Gamma is the largest risk in selling options which is the reason that the Gamma symbol has been chosen for this website. In fixed income it is called convexity and in Calculus/mathematics it is called the second derivative or the rate of change of the first derivative. Gamma tells us how much our delta, or exposure to the underlying, changes with a small change in the same underlying. You can read more about mitigating gamma losses in a previous post, but for now I just want to touch on one subsection of the gamma story.
Gamma changes as options get close to expiration. If you sold a put option with a strike of $50 and the option is trading at $55 with a few days to expiration, chances are that the delta of the option is close to zero. The problem is that the delta of that option moves quickly to -1 as we fall to $50 on the stock price, which implies that the gamma spikes as we get close to the strike. The point is that both delta and gamma change rapidly as an option gets near to expiration. What this means for a trader is that a written option that seems like a clear winner can quickly turn into a loser when the market moves quickly.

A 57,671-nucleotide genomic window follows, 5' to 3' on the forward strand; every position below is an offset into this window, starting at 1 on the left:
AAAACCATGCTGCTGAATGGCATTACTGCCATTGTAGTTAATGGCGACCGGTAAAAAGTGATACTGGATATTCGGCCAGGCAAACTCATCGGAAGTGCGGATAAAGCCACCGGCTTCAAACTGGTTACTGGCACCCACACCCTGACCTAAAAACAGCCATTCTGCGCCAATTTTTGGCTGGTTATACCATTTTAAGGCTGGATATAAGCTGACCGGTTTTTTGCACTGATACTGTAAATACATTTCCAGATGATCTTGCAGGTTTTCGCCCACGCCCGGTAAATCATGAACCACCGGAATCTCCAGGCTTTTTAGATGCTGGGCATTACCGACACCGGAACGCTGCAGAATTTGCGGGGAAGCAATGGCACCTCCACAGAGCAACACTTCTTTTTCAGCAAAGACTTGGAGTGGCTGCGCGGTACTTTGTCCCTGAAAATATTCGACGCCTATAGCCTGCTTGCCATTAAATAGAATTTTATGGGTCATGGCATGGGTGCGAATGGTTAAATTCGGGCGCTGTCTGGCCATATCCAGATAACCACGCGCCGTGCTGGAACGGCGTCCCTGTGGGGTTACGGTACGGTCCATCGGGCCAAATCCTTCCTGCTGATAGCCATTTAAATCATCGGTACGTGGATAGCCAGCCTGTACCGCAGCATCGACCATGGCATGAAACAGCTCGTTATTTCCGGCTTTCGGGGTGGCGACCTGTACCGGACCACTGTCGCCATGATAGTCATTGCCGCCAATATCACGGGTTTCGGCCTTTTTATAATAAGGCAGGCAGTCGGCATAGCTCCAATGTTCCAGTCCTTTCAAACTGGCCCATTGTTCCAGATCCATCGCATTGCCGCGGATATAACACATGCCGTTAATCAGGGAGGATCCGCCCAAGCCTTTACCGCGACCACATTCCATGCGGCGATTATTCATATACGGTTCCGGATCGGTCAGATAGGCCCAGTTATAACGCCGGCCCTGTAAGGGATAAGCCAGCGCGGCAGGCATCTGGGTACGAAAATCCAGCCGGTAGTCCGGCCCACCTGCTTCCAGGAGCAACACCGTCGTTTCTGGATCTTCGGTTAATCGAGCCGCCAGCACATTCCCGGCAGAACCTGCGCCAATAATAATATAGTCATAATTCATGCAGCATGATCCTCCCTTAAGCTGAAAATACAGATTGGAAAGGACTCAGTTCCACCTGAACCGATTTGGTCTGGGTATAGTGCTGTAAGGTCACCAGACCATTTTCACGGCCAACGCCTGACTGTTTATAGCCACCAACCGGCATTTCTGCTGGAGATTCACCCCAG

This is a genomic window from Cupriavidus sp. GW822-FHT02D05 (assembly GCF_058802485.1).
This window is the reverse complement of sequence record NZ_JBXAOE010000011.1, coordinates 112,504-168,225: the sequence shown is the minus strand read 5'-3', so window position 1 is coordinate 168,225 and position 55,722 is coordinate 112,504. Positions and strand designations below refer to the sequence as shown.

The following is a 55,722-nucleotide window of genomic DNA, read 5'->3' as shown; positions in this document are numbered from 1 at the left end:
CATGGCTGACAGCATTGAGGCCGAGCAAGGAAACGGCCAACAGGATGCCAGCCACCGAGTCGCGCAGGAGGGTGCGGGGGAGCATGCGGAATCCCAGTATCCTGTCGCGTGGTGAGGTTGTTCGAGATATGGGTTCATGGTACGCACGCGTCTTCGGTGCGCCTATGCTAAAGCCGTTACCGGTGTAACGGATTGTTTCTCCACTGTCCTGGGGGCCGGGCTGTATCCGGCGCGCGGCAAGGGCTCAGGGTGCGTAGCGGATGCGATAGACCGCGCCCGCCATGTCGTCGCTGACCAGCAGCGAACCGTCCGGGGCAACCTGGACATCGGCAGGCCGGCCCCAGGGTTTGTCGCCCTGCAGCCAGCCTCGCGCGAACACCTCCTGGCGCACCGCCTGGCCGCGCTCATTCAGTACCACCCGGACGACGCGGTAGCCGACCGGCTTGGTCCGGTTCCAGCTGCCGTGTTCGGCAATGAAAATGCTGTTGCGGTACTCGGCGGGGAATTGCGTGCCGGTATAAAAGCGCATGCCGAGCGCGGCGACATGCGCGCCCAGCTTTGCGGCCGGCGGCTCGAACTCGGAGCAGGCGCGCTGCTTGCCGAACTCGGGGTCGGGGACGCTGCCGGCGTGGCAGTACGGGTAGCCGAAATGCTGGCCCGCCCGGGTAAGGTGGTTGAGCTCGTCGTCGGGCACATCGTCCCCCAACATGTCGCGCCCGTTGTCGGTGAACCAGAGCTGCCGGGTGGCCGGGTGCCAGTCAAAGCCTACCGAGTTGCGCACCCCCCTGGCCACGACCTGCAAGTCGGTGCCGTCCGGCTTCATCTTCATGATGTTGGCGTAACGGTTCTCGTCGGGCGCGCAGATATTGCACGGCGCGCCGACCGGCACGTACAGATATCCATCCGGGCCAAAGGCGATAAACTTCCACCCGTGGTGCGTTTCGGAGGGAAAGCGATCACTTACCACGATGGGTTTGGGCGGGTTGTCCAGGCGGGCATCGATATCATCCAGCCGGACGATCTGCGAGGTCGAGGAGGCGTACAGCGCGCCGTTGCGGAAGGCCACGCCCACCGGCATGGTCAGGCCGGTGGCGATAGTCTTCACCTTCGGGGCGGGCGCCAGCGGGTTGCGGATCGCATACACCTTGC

A few recommendations for the option sellers with regards to short-dated options:
- Gamma is not a fixed value. Do not fool yourself into thinking that you are safe because your negative gamma is small. More sophisticated traders will shock their option positions on a nightly basis.
- Don’t be greedy. If you sold an option for $1 and the option is currently trading for $.05-$.25 then seriously consider closing out the position. Regardless of the calculated implied volatility on the short dated option, it is often not worth the dislocation risk to hold that position to expiration.